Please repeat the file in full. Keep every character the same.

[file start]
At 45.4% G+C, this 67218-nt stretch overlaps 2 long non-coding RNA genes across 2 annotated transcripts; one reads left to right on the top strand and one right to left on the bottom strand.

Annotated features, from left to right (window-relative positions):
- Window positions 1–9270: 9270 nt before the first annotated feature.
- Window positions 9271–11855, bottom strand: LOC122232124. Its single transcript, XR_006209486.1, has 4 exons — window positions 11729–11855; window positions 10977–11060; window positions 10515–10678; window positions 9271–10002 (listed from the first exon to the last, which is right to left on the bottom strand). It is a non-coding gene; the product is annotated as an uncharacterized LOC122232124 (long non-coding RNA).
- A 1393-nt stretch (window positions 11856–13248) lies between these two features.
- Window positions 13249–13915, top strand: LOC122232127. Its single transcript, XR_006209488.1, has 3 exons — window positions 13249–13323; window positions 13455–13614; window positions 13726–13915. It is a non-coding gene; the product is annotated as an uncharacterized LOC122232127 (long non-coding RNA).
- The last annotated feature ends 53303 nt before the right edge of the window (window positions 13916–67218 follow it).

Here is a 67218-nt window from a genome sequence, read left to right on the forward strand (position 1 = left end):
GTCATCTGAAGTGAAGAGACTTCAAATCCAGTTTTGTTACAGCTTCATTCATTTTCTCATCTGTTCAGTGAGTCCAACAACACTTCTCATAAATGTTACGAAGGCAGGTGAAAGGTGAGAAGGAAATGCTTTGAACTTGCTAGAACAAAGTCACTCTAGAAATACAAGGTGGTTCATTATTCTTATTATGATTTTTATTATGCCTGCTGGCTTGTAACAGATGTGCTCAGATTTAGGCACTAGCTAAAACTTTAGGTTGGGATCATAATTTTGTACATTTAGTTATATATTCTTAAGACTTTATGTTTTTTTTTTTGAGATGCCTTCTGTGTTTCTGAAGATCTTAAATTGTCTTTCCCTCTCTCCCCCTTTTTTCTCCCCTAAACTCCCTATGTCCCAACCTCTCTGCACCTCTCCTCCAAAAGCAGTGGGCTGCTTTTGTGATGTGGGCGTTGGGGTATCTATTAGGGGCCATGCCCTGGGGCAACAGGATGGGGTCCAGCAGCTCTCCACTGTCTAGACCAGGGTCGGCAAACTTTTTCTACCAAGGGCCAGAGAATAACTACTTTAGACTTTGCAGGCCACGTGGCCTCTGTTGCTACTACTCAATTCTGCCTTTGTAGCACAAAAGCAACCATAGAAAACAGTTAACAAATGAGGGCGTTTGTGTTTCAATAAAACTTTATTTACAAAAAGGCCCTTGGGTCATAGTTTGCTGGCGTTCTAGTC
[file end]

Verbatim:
At 45.4% G+C, this 67218-nt stretch overlaps 2 long non-coding RNA genes across 2 annotated transcripts; one reads left to right on the top strand and one right to left on the bottom strand.

Annotated features, from left to right (window-relative positions):
- Window positions 1–9270: 9270 nt before the first annotated feature.
- Window positions 9271–11855, bottom strand: LOC122232124. Its single transcript, XR_006209486.1, has 4 exons — window positions 11729–11855; window positions 10977–11060; window positions 10515–10678; window positions 9271–10002 (listed from the first exon to the last, which is right to left on the bottom strand). It is a non-coding gene; the product is annotated as an uncharacterized LOC122232124 (long non-coding RNA).
- A 1393-nt stretch (window positions 11856–13248) lies between these two features.
- Window positions 13249–13915, top strand: LOC122232127. Its single transcript, XR_006209488.1, has 3 exons — window positions 13249–13323; window positions 13455–13614; window positions 13726–13915. It is a non-coding gene; the product is annotated as an uncharacterized LOC122232127 (long non-coding RNA).
- The last annotated feature ends 53303 nt before the right edge of the window (window positions 13916–67218 follow it).

Here is a 67218-nt window from a genome sequence, read left to right on the forward strand (position 1 = left end):
GTCATCTGAAGTGAAGAGACTTCAAATCCAGTTTTGTTACAGCTTCATTCATTTTCTCATCTGTTCAGTGAGTCCAACAACACTTCTCATAAATGTTACGAAGGCAGGTGAAAGGTGAGAAGGAAATGCTTTGAACTTGCTAGAACAAAGTCACTCTAGAAATACAAGGTGGTTCATTATTCTTATTATGATTTTTATTATGCCTGCTGGCTTGTAACAGATGTGCTCAGATTTAGGCACTAGCTAAAACTTTAGGTTGGGATCATAATTTTGTACATTTAGTTATATATTCTTAAGACTTTATGTTTTTTTTTTTGAGATGCCTTCTGTGTTTCTGAAGATCTTAAATTGTCTTTCCCTCTCTCCCCCTTTTTTCTCCCCTAAACTCCCTATGTCCCAACCTCTCTGCACCTCTCCTCCAAAAGCAGTGGGCTGCTTTTGTGATGTGGGCGTTGGGGTATCTATTAGGGGCCATGCCCTGGGGCAACAGGATGGGGTCCAGCAGCTCTCCACTGTCTAGACCAGGGTCGGCAAACTTTTTCTACCAAGGGCCAGAGAATAACTACTTTAGACTTTGCAGGCCACGTGGCCTCTGTTGCTACTACTCAATTCTGCCTTTGTAGCACAAAAGCAACCATAGAAAACAGTTAACAAATGAGGGCGTTTGTGTTTCAATAAAACTTTATTTACAAAAAGGCCCTTGGGTCATAGTTTGCTGGCGTTCTAGTC